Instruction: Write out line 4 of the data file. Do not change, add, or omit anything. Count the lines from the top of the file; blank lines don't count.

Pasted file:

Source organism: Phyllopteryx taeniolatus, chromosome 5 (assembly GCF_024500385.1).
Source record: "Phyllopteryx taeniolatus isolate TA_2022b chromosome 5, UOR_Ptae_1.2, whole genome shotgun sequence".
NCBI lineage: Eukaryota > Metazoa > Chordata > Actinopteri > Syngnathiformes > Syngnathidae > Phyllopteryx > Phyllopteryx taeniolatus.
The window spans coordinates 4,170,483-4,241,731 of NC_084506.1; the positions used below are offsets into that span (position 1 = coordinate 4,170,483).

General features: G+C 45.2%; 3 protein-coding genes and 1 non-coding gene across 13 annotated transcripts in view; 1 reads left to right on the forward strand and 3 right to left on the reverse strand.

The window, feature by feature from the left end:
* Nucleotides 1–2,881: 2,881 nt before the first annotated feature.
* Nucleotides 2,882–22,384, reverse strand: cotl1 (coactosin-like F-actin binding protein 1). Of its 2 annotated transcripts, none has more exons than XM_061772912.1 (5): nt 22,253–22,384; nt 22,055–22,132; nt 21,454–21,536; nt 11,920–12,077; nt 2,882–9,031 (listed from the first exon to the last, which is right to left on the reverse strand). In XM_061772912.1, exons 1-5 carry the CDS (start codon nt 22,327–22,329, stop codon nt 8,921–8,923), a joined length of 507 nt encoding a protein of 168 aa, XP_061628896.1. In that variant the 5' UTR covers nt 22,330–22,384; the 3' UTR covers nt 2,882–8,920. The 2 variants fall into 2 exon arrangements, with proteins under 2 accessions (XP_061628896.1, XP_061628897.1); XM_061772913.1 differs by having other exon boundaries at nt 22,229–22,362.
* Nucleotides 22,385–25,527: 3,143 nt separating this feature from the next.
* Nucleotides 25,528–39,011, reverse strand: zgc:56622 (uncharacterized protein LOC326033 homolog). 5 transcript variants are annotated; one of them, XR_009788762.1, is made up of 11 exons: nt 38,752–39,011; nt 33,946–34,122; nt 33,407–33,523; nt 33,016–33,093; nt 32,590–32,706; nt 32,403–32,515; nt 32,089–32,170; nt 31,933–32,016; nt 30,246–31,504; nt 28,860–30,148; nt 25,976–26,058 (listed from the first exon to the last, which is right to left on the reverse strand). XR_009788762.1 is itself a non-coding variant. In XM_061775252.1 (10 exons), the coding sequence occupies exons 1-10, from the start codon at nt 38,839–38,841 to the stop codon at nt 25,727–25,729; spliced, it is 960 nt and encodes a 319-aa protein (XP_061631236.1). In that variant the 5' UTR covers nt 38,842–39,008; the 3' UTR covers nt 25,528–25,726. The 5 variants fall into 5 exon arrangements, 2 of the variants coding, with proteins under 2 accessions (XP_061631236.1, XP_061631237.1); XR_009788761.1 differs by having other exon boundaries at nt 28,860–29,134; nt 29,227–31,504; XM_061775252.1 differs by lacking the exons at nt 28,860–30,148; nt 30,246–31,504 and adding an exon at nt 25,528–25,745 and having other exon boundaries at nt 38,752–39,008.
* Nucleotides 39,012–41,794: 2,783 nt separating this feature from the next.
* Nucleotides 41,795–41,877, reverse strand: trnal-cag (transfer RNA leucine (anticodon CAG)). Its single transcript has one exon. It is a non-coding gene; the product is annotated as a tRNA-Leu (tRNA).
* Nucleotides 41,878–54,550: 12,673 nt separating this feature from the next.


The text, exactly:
The window spans coordinates 4,170,483-4,241,731 of NC_084506.1; the positions used below are offsets into that span (position 1 = coordinate 4,170,483).